Reflectix on windows? - Page 2 - Escape Trailer Owners Community

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Old 10-12-2016, 11:34 AM   #11
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Quote:
Originally Posted by rbryan4 View Post
Whether you have the spray foam insulation underneath or not, it has no effect on window condensation as far as I know.
Agreed, but the original post was also concerned with the cold. The underside insulation would keep the floor warmer and increase the mean radiant temperature in the trailer. Opposite in summer. I highly recommend getting this on a new trailer or planning to do something yourself. We did Foamular R-10 extruded polystyrene panels on my father's Scamp similar to how Ron in BC did it to his Escape 19. Makes the floor much warmer and in the case of the Scamp with an exposed underside (resin coated OSB) also provided some protection. Will likely be doing this to our 19 in the near future.

www.escapeforum.org/forums/f8/adding-underfloor-insulation-7046.html

spray on foam on underbody for greater insulation from cold? | Scamp Owners International
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Old 10-12-2016, 11:49 AM   #12
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Originally Posted by bsmoke View Post
You guys and gals are beginning to sway my opinion to again add the spray foam after removing it a couple of days ago. You're just messing with my head which isn't very difficult.
obviously how long and under what conditions one is going to camp in cold conditions varies by the individual camper...if one plans on significant cold or extended time perhaps get a real 4 season trailer designed for cold weather..the underside spray on foam is a cheap method of insulating the bottom of a 3 season Escape trailer.....other trailer vendors have other trailer underside insulating methods, some actually requiring design engineering prior to the manufacture of the trailer and all methods have both upsides and downsides...and as one other post indicated you can always spray it on later on the Escape.....or just drive to a place a little warmer for more than a cold snap.
if it helps... this camper is looking at the 3 season Escape as is without spray on foam but with thermal windows and extra interior insulation options..and if wanting to slog it out in snow and cold for anything but a very brief period would instead buy a real 4 season trailer and not an Escape.
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Old 10-12-2016, 12:41 PM   #13
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Before heading an a trip to Alaska, I made reflectix panels for each window, both in case it was cold, and to keep out the nighttime daylight. I didn't use them for either, but while in Quartzsite last winter I did use them on the really cold nights (Quartzsite was much cooler than usual last winter). They have also been useful for keeping sunlight out of the trailer on hot, sunny days.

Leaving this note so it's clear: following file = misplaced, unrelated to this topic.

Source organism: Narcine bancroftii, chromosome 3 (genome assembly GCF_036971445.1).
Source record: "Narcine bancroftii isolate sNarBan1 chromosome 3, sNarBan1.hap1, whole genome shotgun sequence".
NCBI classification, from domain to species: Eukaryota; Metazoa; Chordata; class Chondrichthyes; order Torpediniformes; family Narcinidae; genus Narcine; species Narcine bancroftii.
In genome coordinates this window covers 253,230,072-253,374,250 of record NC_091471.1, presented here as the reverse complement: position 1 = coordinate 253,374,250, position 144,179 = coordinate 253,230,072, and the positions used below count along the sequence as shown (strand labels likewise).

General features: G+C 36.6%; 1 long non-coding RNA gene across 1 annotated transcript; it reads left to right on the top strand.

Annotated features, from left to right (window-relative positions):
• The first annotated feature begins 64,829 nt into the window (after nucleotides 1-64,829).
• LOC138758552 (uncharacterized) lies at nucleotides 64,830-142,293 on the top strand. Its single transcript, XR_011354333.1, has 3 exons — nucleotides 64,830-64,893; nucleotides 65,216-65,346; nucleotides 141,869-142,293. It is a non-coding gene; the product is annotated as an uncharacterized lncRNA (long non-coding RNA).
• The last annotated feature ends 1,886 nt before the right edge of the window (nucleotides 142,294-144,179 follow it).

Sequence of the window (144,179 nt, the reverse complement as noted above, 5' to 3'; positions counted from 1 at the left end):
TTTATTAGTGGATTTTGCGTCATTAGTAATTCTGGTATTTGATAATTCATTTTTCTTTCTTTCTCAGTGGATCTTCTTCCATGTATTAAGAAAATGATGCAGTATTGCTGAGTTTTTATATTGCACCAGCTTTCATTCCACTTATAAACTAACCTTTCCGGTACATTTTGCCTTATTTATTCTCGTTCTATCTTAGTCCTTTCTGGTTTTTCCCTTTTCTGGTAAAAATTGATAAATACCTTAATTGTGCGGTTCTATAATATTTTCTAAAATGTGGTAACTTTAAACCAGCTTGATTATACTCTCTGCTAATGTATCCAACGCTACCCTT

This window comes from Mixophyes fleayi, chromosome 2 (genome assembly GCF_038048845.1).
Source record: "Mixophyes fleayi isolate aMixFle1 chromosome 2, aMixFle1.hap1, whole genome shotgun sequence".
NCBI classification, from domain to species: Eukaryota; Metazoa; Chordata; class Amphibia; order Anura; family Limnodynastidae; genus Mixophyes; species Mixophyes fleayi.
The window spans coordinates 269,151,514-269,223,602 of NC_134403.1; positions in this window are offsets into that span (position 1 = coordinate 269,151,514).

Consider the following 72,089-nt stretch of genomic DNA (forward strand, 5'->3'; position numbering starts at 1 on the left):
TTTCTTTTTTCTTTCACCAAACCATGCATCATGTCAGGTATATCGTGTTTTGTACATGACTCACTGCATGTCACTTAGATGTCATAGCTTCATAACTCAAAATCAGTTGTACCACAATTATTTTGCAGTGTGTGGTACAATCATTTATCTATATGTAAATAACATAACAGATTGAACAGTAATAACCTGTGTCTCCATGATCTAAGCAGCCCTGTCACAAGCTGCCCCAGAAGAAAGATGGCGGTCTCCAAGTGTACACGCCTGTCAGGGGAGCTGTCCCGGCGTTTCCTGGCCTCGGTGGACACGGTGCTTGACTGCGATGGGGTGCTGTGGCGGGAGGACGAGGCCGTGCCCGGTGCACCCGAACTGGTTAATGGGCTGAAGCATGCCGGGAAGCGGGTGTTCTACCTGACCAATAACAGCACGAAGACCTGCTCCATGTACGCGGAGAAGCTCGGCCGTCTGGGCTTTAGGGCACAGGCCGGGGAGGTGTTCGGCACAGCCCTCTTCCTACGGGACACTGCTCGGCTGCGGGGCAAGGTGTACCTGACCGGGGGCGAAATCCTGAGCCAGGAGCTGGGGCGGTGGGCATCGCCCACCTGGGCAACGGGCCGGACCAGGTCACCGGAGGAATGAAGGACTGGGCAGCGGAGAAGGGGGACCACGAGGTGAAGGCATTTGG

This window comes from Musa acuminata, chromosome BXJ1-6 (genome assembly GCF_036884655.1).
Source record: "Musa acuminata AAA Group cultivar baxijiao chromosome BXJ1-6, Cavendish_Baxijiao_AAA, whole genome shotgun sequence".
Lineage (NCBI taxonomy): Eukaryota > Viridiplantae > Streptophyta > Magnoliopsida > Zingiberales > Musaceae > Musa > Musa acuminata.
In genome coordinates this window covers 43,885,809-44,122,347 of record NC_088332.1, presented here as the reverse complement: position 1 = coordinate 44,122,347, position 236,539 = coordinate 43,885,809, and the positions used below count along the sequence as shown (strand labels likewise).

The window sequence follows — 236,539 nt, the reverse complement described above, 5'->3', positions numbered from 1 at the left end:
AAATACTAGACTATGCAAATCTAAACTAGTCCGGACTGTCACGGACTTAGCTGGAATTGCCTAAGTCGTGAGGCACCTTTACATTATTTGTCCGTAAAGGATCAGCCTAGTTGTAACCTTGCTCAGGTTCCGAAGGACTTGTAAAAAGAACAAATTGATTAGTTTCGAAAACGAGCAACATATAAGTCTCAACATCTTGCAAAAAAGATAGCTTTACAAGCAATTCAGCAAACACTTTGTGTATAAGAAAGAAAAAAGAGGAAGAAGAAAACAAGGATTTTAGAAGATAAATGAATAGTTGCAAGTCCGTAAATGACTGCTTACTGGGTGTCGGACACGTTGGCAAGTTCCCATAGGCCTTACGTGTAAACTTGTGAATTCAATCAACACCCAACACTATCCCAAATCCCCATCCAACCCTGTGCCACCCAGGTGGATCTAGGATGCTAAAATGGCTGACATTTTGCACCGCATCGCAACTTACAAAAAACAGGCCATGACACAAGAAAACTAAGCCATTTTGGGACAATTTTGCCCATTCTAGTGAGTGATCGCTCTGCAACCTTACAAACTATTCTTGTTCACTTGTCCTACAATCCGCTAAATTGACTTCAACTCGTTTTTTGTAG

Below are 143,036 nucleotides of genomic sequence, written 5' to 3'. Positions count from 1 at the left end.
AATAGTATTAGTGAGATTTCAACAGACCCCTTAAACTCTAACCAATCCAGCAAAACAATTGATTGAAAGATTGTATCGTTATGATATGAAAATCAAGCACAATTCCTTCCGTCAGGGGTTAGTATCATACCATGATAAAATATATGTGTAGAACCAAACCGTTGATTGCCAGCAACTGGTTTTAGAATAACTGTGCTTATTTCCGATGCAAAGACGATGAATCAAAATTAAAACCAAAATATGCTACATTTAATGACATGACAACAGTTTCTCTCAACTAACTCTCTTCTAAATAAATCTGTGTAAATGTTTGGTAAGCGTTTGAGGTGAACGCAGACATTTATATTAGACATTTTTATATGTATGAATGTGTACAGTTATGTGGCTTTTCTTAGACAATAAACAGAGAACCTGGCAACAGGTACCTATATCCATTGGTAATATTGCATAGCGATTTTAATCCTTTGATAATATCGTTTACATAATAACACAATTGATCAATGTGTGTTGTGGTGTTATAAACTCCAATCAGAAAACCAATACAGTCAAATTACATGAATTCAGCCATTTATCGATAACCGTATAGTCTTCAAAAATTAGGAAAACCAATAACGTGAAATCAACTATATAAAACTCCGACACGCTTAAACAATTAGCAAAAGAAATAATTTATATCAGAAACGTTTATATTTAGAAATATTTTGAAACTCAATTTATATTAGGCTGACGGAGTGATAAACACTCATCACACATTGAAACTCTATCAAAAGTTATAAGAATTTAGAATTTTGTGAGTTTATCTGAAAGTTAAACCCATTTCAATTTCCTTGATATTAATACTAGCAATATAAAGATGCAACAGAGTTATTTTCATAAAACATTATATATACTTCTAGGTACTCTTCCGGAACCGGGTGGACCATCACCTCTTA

I didn't use Velcro - I just used the blinds to hold them in place. It helped the most for the single pane front window...
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Old 10-16-2016, 09:15 PM   #14
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Originally Posted by Ron in BC View Post
Everything helps to some degree. The most effective way to eliminate condensation still remains ventilation. But it's difficult to get enough in cold and damp situations without having to have a hatch open and the furnace running full time.

Some boaters who full time install some of the heat shrink plastic and it seems to work very well at preventing condensation from forming on the glass.

Ron
Does that mean the window kits that you use for houses? And shrink it with a hair dryer?
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Old 10-16-2016, 09:25 PM   #15
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Originally Posted by padlin View Post
Same as Anna-marie. It work for heat retention and darkness, but the glass still gets wet so take it down when you get up. If you cut it exact, it'll stay in place without velcro.
Thanks, that makes sense to remove it in the morning. I just want to cover the windows where I"m sleeping so that the cold doesn't seep in so much!
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Old 10-16-2016, 10:03 PM   #16
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After you cut the reflex to size, stuff it in pillowcases so the cloth will be in contact with the window. It will soak up the condensation and you can dry them the next morning.
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Old 10-16-2016, 11:08 PM   #17
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Originally Posted by azutco View Post
Does that mean the window kits that you use for houses? And shrink it with a hair dryer?
I've seen both the heat shrink type used and plain poly sheet. The heat shrink looks nicer. Anything the keeps warm moist air away from the cold glass helps.

Ron
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Old 10-17-2016, 02:20 AM   #18
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Originally Posted by azutco View Post
Does that mean the window kits that you use for houses? And shrink it with a hair dryer?
I've used that in an RV, and it certainly does help. The double-sided adhesive tape can be applied directly to the window frame; I've also put it on the wall around the window, but I don't think I would do that with the soft wall lining of an Escape. The tape peels off fine (in my experience) in the spring.
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